Surrender and adoption are not reproductive rights. Surrender and adoption are not covered by medical privacy laws. Surrender and adoption are legal procedures to which any number of individuals are a party to–including the adoptee.
Court adoption documents are not available to the public for the asking. If birthparents and adopters want to publicize the happy event they’re free to do it on their own dime, not yours. I know it’s painful, but if they want to do the Maury Povich Baby Daddy Dance, you can’t stop them.
And while I’m at it, what’s so awful about abortion? I realize it’s difficult for the theocons currently helming NCFA to comprehend that some women just don’t want to be pregnant. And (gasp!) they don’t feel a personal duty or civic responsibility to do something they don’t want to do (be pregnant) to furnish “desperate couples” with their dream baybee. The US isn’t Romania–yet!
In February 2003. The Weekly Standard published a letter from Bastardette taking Terry Eastland to task for bemoaning the lack of adoptable newborns available to worthy couples. WS archives are available to subscribers only, but you can read the text of the letter here.
Bastardette gives the same advice to NCFA now as she did the womb sniffing Trotskyites at the Weekly Standard then:
If you really want to make adoption a more attractive option, stop treating adoption and adoptees as a dirty little state secret, and give us our records. And while you’re at it, stop acting as if women are breeder cows. Moo!
COMPLETE TEXT OF ARTICLE
LAWRENCE EAGLE-TRIBUNE, MAY 5, 2006
Law giving adopted children their birth records gains steam
By Ed Mason
BOSTON – Adults who were adopted would have greater access to their
birth records under a plan gaining strength among state lawmakers.
Massachusetts has kept birth records sealed since 1974. But a bill
being considered by the Legislature would allow adopted children, who
are now 18 or older, to have access to their birth certificates.
Adoptive parents could request records for their children younger than
To access the records, the adopted person would have to have been born
in Massachusetts on or before July 14, 1974, or after Jan. 1, 2008. The
2008 start date was chosen to give prospective birth parents
substantial notice that the law was changing.
People born between those years would access the information through
the Registry of Vital Statistics. A connection between biological
parents and child would be made if the birth records indicate the
parents want to be contacted. Going forward, birth parents would sign a
form indicating if they want to be contacted by their child.
State Rep. Karen E. Spilka, D-Framingham, said the exemption of nearly
34 years protects birth parents who gave up children for adoption
during those years when records were sealed.
“We’re trying to say that we’re not changing the rules midstream,” said
Spilka, co-chairwoman of the Legislature’s Children and Families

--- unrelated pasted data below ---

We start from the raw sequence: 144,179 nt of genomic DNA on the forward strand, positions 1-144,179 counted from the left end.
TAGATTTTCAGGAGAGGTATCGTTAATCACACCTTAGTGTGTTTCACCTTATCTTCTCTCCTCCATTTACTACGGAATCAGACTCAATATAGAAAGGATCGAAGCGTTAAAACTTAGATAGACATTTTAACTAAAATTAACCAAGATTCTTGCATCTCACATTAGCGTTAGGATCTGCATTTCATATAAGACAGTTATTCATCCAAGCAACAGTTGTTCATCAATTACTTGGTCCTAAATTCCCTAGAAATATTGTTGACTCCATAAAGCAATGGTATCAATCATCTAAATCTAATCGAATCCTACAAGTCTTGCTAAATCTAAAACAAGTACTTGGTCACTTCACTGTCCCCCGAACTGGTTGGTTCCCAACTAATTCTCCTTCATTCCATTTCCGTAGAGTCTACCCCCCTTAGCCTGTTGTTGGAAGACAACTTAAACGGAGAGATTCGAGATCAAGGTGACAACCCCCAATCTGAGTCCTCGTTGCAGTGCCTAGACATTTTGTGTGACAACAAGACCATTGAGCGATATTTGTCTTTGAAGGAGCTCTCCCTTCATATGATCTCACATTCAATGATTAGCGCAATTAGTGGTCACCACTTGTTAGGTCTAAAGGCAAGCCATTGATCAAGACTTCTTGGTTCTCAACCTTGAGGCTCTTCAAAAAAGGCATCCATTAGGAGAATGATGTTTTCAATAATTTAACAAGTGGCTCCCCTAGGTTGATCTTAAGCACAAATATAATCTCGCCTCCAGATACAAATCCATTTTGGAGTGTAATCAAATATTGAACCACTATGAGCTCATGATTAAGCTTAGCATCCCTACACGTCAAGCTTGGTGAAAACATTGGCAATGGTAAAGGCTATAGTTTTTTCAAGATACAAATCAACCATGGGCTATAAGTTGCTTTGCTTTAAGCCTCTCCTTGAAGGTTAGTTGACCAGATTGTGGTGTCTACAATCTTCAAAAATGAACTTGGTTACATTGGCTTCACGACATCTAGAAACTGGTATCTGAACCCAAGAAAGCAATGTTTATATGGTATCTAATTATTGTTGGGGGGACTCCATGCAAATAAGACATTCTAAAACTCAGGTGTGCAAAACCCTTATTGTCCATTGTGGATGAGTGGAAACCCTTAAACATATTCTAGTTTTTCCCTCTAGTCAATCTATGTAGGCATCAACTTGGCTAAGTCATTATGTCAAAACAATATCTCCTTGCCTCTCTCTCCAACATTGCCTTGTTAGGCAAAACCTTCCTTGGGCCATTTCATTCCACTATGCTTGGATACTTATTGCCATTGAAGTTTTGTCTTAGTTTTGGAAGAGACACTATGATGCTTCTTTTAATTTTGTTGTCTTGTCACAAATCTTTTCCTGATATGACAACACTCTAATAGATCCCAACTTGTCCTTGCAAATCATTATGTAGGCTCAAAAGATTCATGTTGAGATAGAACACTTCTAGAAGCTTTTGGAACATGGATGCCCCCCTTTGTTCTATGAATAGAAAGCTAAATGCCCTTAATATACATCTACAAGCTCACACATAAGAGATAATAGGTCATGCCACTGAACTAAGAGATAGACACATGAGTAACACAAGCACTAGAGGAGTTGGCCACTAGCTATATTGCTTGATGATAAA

Committee, which approved the bill yesterday.
The bill approved by that committee was a compromise. The legislation
originally would have opened all birth records.
State Rep. Barbara A. L’Italien, D-Andover, said there shouldn’t be any
restriction on birth record access. L’Italien, also a member of the
Children and Families Committee, said she is concerned the legislation
excludes a large group of adopted people just because of when they were
“Everyone should be able to obtain their birth certificate,” she said.
L’Italien noted that adopted children also need birth certificates to
find out their medical histories. She said it’s possible the bill could
be amended to allow for medical histories to be obtained
Adopted people born in Massachusetts now must go to court to get their
birth records. People born after the nearly 34-year exception period in
the bill also would have to go to court if birth records indicate the
parents don’t want their information disclosed.
But concerns over divulging the identities of anonymous birth mothers
has been a central reason why the bill has failed to become law in the
10 years its sponsors have pushed it. Some lawmakers blocked the bill
for fear the Legislature would be breaking an implied promise of
confidentiality made to birth parents.
Parents with adopted children have pushed for the change in the law.
Helen Killian, an adoptive parent from Concord, who attended the
Statehouse hearing, said her 39-year-old daughter should be able to
have an accurate record of her birth – not a certificate with her
adoptive parents’ name on it.
Killian also said advances in medical treatment make it important for
adopted children to know their family medical history.
Pam Wood, director of Bethany Christian Services in North Andover,
which arranges adoptions, said the legislation reflects an increasing
“Older adoptions were in the dark and people hid that they’d had a
child,” Wood said. “The trend is toward more openness.”
Her agency arranges adoptions where birth and adoptive parents are in
touch for years, allowing the children to know their heritage while
permitting parents access to important medical information.
Thomas Atwood, president of the National Council for Adoption, said his
group opposes the legislation. He worries that the contact preference
form that a parent fills out won’t prevent adopted children from
seeking out their birth parents once that information is made public.
He also thinks making future adoptions public could have unintended
“We believe a woman with an unplanned pregnancy should have the right
to chose a confidential adoption,” Atwood said. “If you remove the
confidential option, then the only confidential option left is